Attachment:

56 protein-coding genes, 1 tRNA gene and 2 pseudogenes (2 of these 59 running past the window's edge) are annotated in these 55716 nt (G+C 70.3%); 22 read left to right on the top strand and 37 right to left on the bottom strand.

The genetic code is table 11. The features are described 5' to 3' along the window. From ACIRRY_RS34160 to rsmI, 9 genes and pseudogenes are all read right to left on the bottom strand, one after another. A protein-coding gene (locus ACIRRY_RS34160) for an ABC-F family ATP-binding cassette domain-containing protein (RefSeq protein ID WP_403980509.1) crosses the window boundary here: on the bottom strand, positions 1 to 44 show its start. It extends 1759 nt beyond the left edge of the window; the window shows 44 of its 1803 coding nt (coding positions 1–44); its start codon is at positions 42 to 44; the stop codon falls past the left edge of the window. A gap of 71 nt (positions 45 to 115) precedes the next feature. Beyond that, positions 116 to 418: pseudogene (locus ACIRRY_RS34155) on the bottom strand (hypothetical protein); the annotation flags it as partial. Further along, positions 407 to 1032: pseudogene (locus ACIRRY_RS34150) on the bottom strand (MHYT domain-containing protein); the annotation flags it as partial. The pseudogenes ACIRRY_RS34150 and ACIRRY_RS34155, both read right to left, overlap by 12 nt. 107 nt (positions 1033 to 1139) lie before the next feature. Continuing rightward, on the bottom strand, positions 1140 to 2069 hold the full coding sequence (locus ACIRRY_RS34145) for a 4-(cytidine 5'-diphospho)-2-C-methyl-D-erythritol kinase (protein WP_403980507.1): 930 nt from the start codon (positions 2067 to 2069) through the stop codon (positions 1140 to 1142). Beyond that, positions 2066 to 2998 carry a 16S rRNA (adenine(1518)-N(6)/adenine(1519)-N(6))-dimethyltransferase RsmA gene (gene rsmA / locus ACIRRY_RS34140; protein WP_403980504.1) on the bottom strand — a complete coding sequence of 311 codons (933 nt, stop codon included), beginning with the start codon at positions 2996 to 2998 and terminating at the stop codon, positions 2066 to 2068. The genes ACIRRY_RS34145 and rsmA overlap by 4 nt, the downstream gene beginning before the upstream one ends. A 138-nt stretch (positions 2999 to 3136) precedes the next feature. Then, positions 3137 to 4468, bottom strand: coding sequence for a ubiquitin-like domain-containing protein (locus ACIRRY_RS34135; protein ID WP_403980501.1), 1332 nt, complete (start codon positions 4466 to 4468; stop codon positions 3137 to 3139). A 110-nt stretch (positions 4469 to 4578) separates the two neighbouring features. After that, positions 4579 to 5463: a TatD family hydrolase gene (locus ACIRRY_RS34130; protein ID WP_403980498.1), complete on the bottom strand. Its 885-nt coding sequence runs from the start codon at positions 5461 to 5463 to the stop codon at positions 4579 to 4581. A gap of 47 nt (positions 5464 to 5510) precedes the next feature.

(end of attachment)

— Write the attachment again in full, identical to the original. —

56 protein-coding genes, 1 tRNA gene and 2 pseudogenes (2 of these 59 running past the window's edge) are annotated in these 55716 nt (G+C 70.3%); 22 read left to right on the top strand and 37 right to left on the bottom strand.

The genetic code is table 11. The features are described 5' to 3' along the window. From ACIRRY_RS34160 to rsmI, 9 genes and pseudogenes are all read right to left on the bottom strand, one after another. A protein-coding gene (locus ACIRRY_RS34160) for an ABC-F family ATP-binding cassette domain-containing protein (RefSeq protein ID WP_403980509.1) crosses the window boundary here: on the bottom strand, positions 1 to 44 show its start. It extends 1759 nt beyond the left edge of the window; the window shows 44 of its 1803 coding nt (coding positions 1–44); its start codon is at positions 42 to 44; the stop codon falls past the left edge of the window. A gap of 71 nt (positions 45 to 115) precedes the next feature. Beyond that, positions 116 to 418: pseudogene (locus ACIRRY_RS34155) on the bottom strand (hypothetical protein); the annotation flags it as partial. Further along, positions 407 to 1032: pseudogene (locus ACIRRY_RS34150) on the bottom strand (MHYT domain-containing protein); the annotation flags it as partial. The pseudogenes ACIRRY_RS34150 and ACIRRY_RS34155, both read right to left, overlap by 12 nt. 107 nt (positions 1033 to 1139) lie before the next feature. Continuing rightward, on the bottom strand, positions 1140 to 2069 hold the full coding sequence (locus ACIRRY_RS34145) for a 4-(cytidine 5'-diphospho)-2-C-methyl-D-erythritol kinase (protein WP_403980507.1): 930 nt from the start codon (positions 2067 to 2069) through the stop codon (positions 1140 to 1142). Beyond that, positions 2066 to 2998 carry a 16S rRNA (adenine(1518)-N(6)/adenine(1519)-N(6))-dimethyltransferase RsmA gene (gene rsmA / locus ACIRRY_RS34140; protein WP_403980504.1) on the bottom strand — a complete coding sequence of 311 codons (933 nt, stop codon included), beginning with the start codon at positions 2996 to 2998 and terminating at the stop codon, positions 2066 to 2068. The genes ACIRRY_RS34145 and rsmA overlap by 4 nt, the downstream gene beginning before the upstream one ends. A 138-nt stretch (positions 2999 to 3136) precedes the next feature. Then, positions 3137 to 4468, bottom strand: coding sequence for a ubiquitin-like domain-containing protein (locus ACIRRY_RS34135; protein ID WP_403980501.1), 1332 nt, complete (start codon positions 4466 to 4468; stop codon positions 3137 to 3139). A 110-nt stretch (positions 4469 to 4578) separates the two neighbouring features. After that, positions 4579 to 5463: a TatD family hydrolase gene (locus ACIRRY_RS34130; protein ID WP_403980498.1), complete on the bottom strand. Its 885-nt coding sequence runs from the start codon at positions 5461 to 5463 to the stop codon at positions 4579 to 4581. A gap of 47 nt (positions 5464 to 5510) precedes the next feature.